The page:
Guest Post: Thoughts on survival and preparedness…….


Thoughts on Survival and Preparedness

by Robert


 I was curious to read much of what other people who prepare had to say. My wife seems to think anyone who would look ahead to any of the numerous possible scenarios that require preparation are doomsayers and require anti-depressants. I obviously disagree but will admit that the folks on shows like “Doomsday Preppers” are a bit more into it than I believe necessary. But that is their affair and I wish them well. Many of us fall into the tamer category, that being we realize the importance of a plan and act accordingly while still living our lives.


  “Why prepare?” many people ask me. My answer is usually, “why not?”. What possible harm can come from having a food store sufficient to feed my family in a prolonged crisis? What part of having a plan to get out of the urban area we live in to a place of relative safety makes me paranoid or worthy of ridicule? Why not have a set procedure to get through a hard time that is indeed on the horizon, just as past hard times were once only on the horizon? The answer, when you pose these questions to a person who thinks us foolhardy, is usually a shoulder shrug. Which tells me they realize the logic of preparing yet still don’t want to be bothered. These are the people who will suffer when the time comes. And it will, as it always has.


  Now, as far as having school buses full of food, weapons, ammo and livestock, I believe that’s something many of us will pass on. Again, that’s a personal choice and there’s absolutely nothing weird or wrong about it. The core of preparing for a majority of us is this: have a plan, have a reasonable supply of food and water and ensure you have everyone who you involve with your preparations on the same page.


   Having spent 12 years in the Marine infantry, I’ve learned the importance of a team. You WILL need other people that think like you to help when the time comes. And it’s not hard to get your plan together. Ensure you trust the people you associate with and involve in your planning. Then you simple sit down over a few drinks or dinner and discuss, point by point, what your plan will be and what you need to do to make it work as far as food stores, fuel, power and transportation. You’ll be surprised how fast the night goes and how much planning can get done in a few hours time. This is the key to the Marines success on the battlefield, and it can be your key to surviving a national crisis.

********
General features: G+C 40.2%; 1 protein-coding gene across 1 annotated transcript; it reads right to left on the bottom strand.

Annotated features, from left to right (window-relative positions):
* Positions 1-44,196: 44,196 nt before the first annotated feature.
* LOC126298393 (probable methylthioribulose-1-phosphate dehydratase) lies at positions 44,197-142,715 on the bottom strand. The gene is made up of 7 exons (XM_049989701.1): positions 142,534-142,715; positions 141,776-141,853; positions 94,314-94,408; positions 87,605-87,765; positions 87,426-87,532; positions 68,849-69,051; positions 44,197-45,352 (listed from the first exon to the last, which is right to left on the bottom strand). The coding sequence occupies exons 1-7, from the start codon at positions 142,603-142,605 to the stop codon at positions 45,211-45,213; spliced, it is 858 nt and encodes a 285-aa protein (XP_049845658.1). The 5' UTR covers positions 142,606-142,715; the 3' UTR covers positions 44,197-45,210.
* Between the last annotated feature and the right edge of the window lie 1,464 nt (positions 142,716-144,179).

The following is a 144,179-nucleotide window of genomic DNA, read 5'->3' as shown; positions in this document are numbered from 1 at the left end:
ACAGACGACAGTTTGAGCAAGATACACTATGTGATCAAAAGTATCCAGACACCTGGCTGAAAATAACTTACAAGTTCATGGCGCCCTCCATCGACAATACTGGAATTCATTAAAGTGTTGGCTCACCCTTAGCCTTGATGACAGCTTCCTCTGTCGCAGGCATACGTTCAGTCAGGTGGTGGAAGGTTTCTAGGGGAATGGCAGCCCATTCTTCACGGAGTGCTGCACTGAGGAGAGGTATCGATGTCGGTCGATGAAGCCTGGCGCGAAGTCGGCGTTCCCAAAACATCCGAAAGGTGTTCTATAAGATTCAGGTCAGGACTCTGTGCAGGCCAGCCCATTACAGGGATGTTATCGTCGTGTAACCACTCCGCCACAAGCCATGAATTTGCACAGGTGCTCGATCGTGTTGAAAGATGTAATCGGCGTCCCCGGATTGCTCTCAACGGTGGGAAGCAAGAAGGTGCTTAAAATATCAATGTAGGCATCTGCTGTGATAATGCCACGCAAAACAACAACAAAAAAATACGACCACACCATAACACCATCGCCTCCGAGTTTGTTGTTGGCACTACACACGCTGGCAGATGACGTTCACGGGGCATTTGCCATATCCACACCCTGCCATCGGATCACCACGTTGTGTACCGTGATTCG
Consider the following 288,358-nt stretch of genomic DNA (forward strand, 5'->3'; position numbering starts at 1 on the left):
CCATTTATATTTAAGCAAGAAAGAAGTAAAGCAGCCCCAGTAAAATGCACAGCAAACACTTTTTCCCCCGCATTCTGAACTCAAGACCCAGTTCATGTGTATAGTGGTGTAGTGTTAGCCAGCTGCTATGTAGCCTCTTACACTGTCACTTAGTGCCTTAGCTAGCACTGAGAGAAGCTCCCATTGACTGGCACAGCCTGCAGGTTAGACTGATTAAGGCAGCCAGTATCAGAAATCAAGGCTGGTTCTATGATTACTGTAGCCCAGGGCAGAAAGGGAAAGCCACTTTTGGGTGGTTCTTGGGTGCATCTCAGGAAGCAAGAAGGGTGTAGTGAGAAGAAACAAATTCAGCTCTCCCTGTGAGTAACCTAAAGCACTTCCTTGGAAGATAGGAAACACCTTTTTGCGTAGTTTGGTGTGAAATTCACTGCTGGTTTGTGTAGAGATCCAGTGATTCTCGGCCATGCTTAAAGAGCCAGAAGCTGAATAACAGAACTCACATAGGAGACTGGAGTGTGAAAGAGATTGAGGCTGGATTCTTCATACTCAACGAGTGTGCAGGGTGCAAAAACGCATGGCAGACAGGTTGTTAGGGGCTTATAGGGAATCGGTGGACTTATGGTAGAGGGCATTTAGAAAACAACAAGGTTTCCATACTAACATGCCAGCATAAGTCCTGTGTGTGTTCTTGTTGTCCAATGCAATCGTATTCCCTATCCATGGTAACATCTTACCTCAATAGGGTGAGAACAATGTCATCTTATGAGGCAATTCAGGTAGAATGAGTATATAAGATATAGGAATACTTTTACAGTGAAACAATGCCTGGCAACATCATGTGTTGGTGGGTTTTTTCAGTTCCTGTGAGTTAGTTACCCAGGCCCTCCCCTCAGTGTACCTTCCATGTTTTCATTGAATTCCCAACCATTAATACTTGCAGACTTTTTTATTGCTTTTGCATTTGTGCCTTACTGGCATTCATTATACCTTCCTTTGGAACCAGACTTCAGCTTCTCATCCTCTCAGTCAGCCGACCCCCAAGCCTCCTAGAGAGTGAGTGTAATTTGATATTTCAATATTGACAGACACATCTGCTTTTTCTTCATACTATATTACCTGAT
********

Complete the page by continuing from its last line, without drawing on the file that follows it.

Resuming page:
The most critical part of a plan is a food store. Your first move is to determine how many people you will need to feed, and for how long you will need to feed them. Most health authorities will say an active person needs in the neighborhood of 2,000 calories a day to sustain them and a minimum of a gallon of water. I personally have to cover three people in my own family. Every trip to the market I buy at least twelve cans of food: six of a vegetable and six of a bean. Beans are a great source of protein and other nutrients and can be eaten right out of the can. Check the dates on your cans and log it so you’ll know when you need to replace it, if you so choose. In reality, most canned goods are safe for years. They may not taste great, but they’re safe. Also, shelf stable foods like pastas and rice are great additions to your store. Keep a log of what you have and how long you’ve had it, and store all of it together in the place you plan to go in case of trouble so you don’t have to haul it all with you.


 That brings me to a mobile food supply, which you may need if you have to leave. This should be whatever you will need to feed your party for a reasonable amount of time. I personally keep four days worth of food in my vehicle and in my wife’s vehicle. Much of this is MRE items so as not to take up too much room. Each vehicle also has a small water filtration pump and water treatment pills in the glovebox in case the supply runs out. You can survive for a time on small amounts of food, but you will need water. Learn how to treat it yourself and buy the right equipment to do so.


  Communications are a HUGE part of your plan. In each of my vehicles is a walkie talkie, a Grundel emergency radio, a Garmin GPS receiver and spare batteries. There is also a detailed map with different routes to our destination if we have to leave. It’s impractical to drive EVERY possible route to your destination, but try to cover the main ones you’re most likely to use. Notate gas stations and food stores. Also look for stores that carry items you may need (sporting goods stores or outdoors outlets) so you can resupply if need be. Needless to say, a total breakdown of society will destroy the dollar, but during a lesser incident (hurricane, power outage) these places may still be open so make sure you have money with you.